What Is Medical?


Medical is the science and practice of caring for patients, including diagnosis, prognosis, treatment, palliation and promotion of health. Modern medicine is usually conducted within health care systems, with legal, ethical and credentialing frameworks established by government agencies. These are based on the principles of evidence-based medicine. The field of medicine is highly specialized, with many sub-fields, such as the medical sciences, health services research, public health, pharmacology, physiology, gynecology and neuroscience.

A person’s choice of career often depends on their aptitude and preferences. For example, if someone is interested in biology and chemistry, a career in pharmaceuticals would be appropriate. However, there are a variety of other careers in the healthcare industry that may not be as scientifically focused but still have an impact on people’s lives.

Health professionals work with medications, devices and surgical procedures to treat illness and injuries. Medications help to control symptoms and promote healing. Some medical professionals use diagnostic devices, such as x-ray machines or ultrasound scanners, to assess a patient’s state of health.

Many different fields of study are involved in the medical sciences, and each has its own unique terminology and vocabulary. For anyone entering the medical field, a solid understanding of common medical terms is essential. To understand how words in the medical field are formed, it is helpful to look at their roots. Each medical term has a prefix, which indicates location, direction or type, and a suffix, which gives the meaning of the word.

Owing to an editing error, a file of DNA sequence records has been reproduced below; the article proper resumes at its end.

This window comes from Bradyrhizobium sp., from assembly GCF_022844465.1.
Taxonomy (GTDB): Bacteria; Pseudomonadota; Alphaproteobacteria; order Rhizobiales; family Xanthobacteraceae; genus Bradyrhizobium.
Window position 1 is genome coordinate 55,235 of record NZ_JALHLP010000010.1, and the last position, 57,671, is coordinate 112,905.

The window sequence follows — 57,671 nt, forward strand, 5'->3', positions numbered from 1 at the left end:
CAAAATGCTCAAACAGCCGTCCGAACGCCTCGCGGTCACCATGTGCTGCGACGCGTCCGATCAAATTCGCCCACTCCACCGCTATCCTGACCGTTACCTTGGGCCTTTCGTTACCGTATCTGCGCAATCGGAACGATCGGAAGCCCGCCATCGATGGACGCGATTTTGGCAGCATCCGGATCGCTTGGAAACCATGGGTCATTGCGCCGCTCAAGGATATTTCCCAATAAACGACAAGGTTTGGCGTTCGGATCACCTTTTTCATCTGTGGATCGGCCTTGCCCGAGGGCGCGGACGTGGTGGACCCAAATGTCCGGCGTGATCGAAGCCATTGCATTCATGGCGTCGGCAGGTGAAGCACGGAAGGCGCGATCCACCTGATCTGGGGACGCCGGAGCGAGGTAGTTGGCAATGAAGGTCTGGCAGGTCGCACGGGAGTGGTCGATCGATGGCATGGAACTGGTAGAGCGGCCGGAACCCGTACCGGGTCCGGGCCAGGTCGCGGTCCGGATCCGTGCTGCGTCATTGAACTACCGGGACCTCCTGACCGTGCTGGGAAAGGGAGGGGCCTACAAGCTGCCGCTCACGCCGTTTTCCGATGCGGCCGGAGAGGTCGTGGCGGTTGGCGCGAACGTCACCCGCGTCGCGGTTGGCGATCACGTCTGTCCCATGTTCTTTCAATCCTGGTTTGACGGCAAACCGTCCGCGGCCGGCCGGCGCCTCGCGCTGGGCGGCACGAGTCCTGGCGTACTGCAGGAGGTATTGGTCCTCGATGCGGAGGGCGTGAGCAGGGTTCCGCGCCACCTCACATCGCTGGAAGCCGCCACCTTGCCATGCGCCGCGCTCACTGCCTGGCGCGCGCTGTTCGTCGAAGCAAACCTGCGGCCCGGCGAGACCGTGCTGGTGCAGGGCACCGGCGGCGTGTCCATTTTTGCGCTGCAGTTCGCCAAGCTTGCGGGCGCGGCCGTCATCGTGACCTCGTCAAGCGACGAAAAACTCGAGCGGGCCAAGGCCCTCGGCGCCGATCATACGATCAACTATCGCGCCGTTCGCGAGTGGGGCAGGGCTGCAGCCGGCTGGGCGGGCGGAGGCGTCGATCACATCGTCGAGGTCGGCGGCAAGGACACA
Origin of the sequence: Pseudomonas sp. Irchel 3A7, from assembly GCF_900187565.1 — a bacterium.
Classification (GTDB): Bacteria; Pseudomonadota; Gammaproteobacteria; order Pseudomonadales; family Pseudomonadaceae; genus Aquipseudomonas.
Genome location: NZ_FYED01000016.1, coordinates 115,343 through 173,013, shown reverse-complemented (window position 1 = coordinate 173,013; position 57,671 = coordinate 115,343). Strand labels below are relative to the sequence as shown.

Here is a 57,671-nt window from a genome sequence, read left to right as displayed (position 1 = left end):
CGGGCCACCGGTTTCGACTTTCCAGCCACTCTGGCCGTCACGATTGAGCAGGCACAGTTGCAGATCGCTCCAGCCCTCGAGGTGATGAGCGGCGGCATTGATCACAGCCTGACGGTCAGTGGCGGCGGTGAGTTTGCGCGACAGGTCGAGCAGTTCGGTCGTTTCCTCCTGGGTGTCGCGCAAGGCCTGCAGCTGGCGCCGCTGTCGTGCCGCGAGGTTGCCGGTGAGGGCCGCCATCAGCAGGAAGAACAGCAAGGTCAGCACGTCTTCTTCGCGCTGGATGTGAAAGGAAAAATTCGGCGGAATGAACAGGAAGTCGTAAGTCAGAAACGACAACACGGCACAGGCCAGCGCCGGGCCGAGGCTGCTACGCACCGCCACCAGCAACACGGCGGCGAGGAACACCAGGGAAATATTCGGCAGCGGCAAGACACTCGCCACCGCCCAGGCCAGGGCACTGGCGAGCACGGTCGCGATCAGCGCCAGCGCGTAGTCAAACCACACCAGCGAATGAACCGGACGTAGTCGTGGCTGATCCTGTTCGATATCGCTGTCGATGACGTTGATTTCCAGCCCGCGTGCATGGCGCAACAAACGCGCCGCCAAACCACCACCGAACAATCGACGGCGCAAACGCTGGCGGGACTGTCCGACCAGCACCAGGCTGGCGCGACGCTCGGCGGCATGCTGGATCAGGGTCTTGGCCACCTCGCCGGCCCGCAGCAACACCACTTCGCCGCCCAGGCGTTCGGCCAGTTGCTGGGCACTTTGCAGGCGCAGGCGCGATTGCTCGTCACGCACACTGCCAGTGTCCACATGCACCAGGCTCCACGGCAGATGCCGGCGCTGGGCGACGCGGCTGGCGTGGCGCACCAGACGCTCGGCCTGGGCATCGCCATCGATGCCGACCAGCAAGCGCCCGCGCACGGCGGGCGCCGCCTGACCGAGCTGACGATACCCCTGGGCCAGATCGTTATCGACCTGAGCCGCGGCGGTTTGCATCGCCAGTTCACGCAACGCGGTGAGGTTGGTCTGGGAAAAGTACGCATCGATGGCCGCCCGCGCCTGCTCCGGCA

For instance, anatomy involves the study of the physical structure of living organisms, while cytology is concerned with microscopic structures. Biochemistry is the study of the chemistry taking place in living organisms, while biomechanics uses mathematics, physics and chemistry to analyze biological systems. Biostatistics is the application of statistics to biological fields, and pharmacology is the study of drugs and their effects.

Gynecology is the study of the female reproductive system, and endocrinology is the study of hormones. Microbiology is the study of microorganisms, and virology is the study of viruses.

Although the vast majority of people who work in the medical field are physicians or nurses, there are a number of other occupations that contribute to the delivery of healthcare. Examples include clinical trials coordinators, laboratory support staff and medical records technicians. It is important for these individuals to be familiar with medical terminology, as it is an integral part of their jobs.